• National Trust for Historic Preservation

    2600 Virginia Avenue, NW
    Washington, DC 20037
    Ph: (202) 588-6000
    https://savingplaces.org

    The National Trust for Historic Preservation is a privately funded nonprofit organization that works to preserve America’s historic places. Their mission is to protect significant places by taking direct action and by seeking to inspire broad public support.
  • Preservation Pennsylvania

    257 North Street
    Harrisburg, PA 17101
    Ph: 717.234.2310
    www.preservationpa.org

    Preservation Pennsylvania, through educational and advocacy programs, advisory assistance, and special projects, strives to assist Pennsylvania communities to protect and utilize the historic resources they want to preserve for the future. Preservation Pennsylvania is the Commonwealth's only statewide, private non-profit, membership organization dedicated to the protection of historically and architecturally significant properties.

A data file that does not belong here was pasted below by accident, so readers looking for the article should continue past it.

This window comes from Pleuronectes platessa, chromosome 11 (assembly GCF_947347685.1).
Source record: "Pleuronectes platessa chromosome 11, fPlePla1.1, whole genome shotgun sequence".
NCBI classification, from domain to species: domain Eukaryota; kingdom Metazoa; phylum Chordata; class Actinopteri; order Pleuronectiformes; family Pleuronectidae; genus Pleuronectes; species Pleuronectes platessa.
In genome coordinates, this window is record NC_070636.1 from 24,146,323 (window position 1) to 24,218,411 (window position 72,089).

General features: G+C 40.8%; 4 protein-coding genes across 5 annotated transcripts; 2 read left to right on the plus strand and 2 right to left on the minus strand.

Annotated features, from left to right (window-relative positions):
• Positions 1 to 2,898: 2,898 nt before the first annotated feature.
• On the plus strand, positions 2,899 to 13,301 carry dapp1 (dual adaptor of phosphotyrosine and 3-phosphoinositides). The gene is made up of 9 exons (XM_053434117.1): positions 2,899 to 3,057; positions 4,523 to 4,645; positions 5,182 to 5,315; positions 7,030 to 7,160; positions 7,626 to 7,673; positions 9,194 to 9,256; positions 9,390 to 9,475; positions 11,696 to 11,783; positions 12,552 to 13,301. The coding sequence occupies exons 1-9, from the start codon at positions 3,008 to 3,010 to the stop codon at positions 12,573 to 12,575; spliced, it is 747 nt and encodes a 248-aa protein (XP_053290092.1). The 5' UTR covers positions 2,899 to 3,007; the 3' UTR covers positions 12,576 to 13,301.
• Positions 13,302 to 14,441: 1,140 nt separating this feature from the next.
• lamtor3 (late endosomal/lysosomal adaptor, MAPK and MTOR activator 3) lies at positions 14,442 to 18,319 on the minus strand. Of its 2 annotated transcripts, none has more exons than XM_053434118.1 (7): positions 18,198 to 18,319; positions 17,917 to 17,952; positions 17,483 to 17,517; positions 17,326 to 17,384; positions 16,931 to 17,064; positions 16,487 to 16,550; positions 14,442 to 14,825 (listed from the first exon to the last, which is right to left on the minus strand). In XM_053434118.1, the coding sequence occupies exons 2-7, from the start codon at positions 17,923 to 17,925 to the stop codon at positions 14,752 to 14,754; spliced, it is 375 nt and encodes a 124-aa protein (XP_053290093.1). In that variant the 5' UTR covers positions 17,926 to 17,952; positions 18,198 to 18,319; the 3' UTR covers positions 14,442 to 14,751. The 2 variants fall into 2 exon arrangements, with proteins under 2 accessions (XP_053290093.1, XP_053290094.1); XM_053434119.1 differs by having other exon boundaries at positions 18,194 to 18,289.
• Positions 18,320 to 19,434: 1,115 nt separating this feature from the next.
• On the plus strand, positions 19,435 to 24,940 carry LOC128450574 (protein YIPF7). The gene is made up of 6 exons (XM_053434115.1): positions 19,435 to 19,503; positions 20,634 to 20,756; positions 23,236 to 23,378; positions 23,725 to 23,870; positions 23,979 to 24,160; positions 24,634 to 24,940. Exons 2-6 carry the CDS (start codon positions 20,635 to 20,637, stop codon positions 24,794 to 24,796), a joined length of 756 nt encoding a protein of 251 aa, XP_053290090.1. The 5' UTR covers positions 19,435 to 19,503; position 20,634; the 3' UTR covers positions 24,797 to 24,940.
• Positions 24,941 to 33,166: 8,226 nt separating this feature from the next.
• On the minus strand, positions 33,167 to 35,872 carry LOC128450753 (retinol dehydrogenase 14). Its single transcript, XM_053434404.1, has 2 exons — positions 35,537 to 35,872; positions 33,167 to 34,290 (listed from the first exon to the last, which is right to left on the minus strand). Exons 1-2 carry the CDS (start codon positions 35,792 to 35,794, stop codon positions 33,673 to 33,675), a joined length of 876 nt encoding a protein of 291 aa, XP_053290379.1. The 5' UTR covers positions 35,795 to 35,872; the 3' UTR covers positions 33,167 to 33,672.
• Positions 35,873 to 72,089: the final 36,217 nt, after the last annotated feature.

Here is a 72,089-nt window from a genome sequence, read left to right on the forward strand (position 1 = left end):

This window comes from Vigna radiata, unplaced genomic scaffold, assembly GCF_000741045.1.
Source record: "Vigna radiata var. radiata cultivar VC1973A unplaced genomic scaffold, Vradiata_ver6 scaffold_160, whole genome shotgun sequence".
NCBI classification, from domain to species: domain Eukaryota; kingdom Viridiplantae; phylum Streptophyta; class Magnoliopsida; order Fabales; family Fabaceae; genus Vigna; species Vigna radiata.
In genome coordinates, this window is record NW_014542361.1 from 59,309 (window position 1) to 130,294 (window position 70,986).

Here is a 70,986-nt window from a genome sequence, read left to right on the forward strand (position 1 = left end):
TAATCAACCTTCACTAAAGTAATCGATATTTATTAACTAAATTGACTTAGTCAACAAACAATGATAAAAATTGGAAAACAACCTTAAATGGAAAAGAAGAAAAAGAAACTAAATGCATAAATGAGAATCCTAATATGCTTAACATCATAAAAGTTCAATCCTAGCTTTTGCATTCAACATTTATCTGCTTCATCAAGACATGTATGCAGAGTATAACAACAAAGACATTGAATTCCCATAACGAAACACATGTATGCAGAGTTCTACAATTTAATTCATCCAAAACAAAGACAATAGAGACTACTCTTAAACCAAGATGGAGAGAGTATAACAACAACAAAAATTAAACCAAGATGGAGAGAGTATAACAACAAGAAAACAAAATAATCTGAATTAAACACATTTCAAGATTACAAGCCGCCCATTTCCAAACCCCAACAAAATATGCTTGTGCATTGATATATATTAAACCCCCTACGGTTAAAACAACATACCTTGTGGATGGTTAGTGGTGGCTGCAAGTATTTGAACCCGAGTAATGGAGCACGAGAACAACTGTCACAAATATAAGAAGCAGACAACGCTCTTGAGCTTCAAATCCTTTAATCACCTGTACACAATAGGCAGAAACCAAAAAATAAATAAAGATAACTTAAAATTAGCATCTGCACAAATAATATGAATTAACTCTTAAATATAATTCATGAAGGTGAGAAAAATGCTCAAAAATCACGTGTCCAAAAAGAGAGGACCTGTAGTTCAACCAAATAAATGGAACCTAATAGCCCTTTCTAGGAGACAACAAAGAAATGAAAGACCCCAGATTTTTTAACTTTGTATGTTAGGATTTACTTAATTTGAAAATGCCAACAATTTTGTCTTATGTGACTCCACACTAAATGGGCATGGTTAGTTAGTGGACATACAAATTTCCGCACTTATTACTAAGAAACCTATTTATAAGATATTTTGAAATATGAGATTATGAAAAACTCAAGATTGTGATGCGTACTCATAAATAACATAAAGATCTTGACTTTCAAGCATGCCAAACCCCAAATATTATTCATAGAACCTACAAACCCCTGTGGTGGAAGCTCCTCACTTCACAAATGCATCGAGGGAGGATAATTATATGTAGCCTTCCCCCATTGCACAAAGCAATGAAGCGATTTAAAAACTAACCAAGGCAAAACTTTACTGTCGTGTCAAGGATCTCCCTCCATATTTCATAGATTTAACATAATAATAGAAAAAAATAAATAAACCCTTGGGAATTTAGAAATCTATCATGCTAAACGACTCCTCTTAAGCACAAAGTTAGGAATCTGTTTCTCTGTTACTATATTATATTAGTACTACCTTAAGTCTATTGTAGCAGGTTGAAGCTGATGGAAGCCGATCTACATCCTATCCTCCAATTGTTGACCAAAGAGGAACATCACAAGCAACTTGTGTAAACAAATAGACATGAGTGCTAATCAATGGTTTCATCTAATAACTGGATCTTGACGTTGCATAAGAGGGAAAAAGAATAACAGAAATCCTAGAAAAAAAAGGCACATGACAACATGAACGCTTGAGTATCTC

• Pennsylvania Archaeological Council

    http://www.pennarchcouncil.org/

    The Pennsylvania Archaeological Council (PAC) is a statewide organization of professional archaeologists dedicated to promoting Pennsylvania archaeology. Some of the goals of the organization include actively promoting legislation in the best interests of archaeology in the Commonwealth of Pennsylvania, as well as assisting and advising state and federal agencies within the Commonwealth in matters pertaining to historic and archaeological preservation.

  • Society for Pennsylvania Archaeology

    http://www.pennsylvaniaarchaeology.com/